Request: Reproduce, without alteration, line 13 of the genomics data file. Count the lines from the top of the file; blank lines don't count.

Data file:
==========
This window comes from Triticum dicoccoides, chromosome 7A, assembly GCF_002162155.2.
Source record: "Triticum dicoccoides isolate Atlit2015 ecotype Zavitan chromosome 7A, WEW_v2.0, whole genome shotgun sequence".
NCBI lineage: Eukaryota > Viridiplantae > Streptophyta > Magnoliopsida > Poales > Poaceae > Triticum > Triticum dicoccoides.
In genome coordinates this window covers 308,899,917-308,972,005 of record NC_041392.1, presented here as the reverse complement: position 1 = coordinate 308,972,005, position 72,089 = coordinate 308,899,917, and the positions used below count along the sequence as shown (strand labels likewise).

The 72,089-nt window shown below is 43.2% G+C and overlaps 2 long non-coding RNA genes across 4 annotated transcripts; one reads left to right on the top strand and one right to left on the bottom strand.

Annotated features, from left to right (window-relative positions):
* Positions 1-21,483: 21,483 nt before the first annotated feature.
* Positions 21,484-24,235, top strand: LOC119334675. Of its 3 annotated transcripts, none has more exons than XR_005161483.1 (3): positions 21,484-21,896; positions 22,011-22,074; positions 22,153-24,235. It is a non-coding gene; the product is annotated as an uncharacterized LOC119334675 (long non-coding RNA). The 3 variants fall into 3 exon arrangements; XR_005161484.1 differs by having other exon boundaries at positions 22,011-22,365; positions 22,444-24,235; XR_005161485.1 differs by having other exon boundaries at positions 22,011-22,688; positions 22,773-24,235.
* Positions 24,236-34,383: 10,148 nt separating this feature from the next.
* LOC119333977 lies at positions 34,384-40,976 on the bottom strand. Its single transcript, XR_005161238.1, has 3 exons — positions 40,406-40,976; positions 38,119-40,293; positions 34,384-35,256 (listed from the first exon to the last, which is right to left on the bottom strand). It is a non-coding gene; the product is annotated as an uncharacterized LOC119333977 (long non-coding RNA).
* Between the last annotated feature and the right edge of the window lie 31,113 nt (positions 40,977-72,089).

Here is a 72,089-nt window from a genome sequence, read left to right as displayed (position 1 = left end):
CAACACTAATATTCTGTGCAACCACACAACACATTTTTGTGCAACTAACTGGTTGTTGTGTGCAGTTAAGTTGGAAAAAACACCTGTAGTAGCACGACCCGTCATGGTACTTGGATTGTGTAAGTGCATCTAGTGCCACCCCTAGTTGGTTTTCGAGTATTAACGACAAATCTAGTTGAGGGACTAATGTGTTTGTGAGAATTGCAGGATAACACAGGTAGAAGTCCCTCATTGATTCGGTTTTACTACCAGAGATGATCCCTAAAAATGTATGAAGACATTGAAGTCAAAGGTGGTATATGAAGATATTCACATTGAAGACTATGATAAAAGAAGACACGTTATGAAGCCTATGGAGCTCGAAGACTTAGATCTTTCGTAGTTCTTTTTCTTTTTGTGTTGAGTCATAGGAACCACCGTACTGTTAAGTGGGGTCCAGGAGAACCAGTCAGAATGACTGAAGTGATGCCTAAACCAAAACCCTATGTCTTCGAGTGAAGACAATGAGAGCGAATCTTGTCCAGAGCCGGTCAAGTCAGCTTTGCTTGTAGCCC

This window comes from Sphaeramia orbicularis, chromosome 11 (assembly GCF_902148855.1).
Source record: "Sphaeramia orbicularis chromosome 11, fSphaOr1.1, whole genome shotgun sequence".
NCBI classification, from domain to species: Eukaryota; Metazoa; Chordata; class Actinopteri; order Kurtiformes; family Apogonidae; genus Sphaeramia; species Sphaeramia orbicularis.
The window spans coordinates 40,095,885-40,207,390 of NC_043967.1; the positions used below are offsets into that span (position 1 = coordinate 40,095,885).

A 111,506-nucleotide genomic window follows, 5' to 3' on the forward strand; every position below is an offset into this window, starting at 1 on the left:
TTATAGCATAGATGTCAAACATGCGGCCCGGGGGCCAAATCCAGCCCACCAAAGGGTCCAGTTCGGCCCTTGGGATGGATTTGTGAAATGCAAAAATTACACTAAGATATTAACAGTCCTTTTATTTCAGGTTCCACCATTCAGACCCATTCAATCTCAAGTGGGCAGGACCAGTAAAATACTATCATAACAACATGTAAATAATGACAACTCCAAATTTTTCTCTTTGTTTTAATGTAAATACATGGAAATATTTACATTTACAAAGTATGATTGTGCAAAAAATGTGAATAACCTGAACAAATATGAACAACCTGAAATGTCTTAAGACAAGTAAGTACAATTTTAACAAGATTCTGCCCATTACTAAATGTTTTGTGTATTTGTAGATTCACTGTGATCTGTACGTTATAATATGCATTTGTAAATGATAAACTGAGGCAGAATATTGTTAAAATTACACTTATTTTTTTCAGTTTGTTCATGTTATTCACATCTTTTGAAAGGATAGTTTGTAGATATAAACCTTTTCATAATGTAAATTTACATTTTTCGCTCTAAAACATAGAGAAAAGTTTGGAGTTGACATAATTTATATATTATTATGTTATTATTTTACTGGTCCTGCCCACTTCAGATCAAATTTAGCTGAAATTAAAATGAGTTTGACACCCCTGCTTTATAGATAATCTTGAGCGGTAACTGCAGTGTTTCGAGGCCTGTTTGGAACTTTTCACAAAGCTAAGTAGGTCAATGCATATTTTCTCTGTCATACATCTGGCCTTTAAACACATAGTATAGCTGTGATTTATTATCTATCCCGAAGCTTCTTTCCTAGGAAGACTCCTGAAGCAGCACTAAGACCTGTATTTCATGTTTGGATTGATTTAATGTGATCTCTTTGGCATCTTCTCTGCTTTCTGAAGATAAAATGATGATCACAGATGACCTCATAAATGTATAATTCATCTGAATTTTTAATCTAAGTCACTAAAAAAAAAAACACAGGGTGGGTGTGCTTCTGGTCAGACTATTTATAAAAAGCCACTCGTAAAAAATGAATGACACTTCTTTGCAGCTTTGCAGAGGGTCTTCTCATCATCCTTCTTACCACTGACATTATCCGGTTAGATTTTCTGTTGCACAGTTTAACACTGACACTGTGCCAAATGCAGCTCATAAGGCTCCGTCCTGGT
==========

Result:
CAACACTAATATTCTGTGCAACCACACAACACATTTTTGTGCAACTAACTGGTTGTTGTGTGCAGTTAAGTTGGAAAAAACACCTGTAGTAGCACGACCCGTCATGGTACTTGGATTGTGTAAGTGCATCTAGTGCCACCCCTAGTTGGTTTTCGAGTATTAACGACAAATCTAGTTGAGGGACTAATGTGTTTGTGAGAATTGCAGGATAACACAGGTAGAAGTCCCTCATTGATTCGGTTTTACTACCAGAGATGATCCCTAAAAATGTATGAAGACATTGAAGTCAAAGGTGGTATATGAAGATATTCACATTGAAGACTATGATAAAAGAAGACACGTTATGAAGCCTATGGAGCTCGAAGACTTAGATCTTTCGTAGTTCTTTTTCTTTTTGTGTTGAGTCATAGGAACCACCGTACTGTTAAGTGGGGTCCAGGAGAACCAGTCAGAATGACTGAAGTGATGCCTAAACCAAAACCCTATGTCTTCGAGTGAAGACAATGAGAGCGAATCTTGTCCAGAGCCGGTCAAGTCAGCTTTGCTTGTAGCCC